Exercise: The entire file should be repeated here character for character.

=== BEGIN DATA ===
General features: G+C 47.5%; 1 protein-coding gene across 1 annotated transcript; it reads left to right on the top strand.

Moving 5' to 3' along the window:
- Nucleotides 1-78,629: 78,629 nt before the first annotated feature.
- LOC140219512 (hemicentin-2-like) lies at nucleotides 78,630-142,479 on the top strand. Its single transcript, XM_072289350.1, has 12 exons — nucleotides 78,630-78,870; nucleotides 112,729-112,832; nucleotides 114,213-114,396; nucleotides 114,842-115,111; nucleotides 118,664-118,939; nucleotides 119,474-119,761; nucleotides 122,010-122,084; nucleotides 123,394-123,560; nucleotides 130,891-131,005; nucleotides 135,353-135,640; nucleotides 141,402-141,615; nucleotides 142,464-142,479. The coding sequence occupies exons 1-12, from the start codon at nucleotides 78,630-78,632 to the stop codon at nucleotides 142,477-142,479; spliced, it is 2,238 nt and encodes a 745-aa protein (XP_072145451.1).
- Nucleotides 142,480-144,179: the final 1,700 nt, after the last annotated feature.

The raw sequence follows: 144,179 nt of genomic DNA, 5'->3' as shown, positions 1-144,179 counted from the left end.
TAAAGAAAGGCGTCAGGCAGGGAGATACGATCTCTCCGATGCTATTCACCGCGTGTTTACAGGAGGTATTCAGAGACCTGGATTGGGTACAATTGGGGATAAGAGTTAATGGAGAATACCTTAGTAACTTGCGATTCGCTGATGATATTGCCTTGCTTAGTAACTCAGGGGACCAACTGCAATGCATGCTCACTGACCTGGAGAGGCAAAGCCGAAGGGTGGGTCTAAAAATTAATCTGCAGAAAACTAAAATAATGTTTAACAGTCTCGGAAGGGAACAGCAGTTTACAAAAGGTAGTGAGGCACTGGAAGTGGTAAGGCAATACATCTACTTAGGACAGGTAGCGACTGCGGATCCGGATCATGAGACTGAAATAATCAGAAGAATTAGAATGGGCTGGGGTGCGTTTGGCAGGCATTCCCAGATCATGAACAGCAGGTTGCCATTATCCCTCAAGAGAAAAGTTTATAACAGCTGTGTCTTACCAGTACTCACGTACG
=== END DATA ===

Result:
General features: G+C 47.5%; 1 protein-coding gene across 1 annotated transcript; it reads left to right on the top strand.

Moving 5' to 3' along the window:
- Nucleotides 1-78,629: 78,629 nt before the first annotated feature.
- LOC140219512 (hemicentin-2-like) lies at nucleotides 78,630-142,479 on the top strand. Its single transcript, XM_072289350.1, has 12 exons — nucleotides 78,630-78,870; nucleotides 112,729-112,832; nucleotides 114,213-114,396; nucleotides 114,842-115,111; nucleotides 118,664-118,939; nucleotides 119,474-119,761; nucleotides 122,010-122,084; nucleotides 123,394-123,560; nucleotides 130,891-131,005; nucleotides 135,353-135,640; nucleotides 141,402-141,615; nucleotides 142,464-142,479. The coding sequence occupies exons 1-12, from the start codon at nucleotides 78,630-78,632 to the stop codon at nucleotides 142,477-142,479; spliced, it is 2,238 nt and encodes a 745-aa protein (XP_072145451.1).
- Nucleotides 142,480-144,179: the final 1,700 nt, after the last annotated feature.

The raw sequence follows: 144,179 nt of genomic DNA, 5'->3' as shown, positions 1-144,179 counted from the left end.
TAAAGAAAGGCGTCAGGCAGGGAGATACGATCTCTCCGATGCTATTCACCGCGTGTTTACAGGAGGTATTCAGAGACCTGGATTGGGTACAATTGGGGATAAGAGTTAATGGAGAATACCTTAGTAACTTGCGATTCGCTGATGATATTGCCTTGCTTAGTAACTCAGGGGACCAACTGCAATGCATGCTCACTGACCTGGAGAGGCAAAGCCGAAGGGTGGGTCTAAAAATTAATCTGCAGAAAACTAAAATAATGTTTAACAGTCTCGGAAGGGAACAGCAGTTTACAAAAGGTAGTGAGGCACTGGAAGTGGTAAGGCAATACATCTACTTAGGACAGGTAGCGACTGCGGATCCGGATCATGAGACTGAAATAATCAGAAGAATTAGAATGGGCTGGGGTGCGTTTGGCAGGCATTCCCAGATCATGAACAGCAGGTTGCCATTATCCCTCAAGAGAAAAGTTTATAACAGCTGTGTCTTACCAGTACTCACGTACG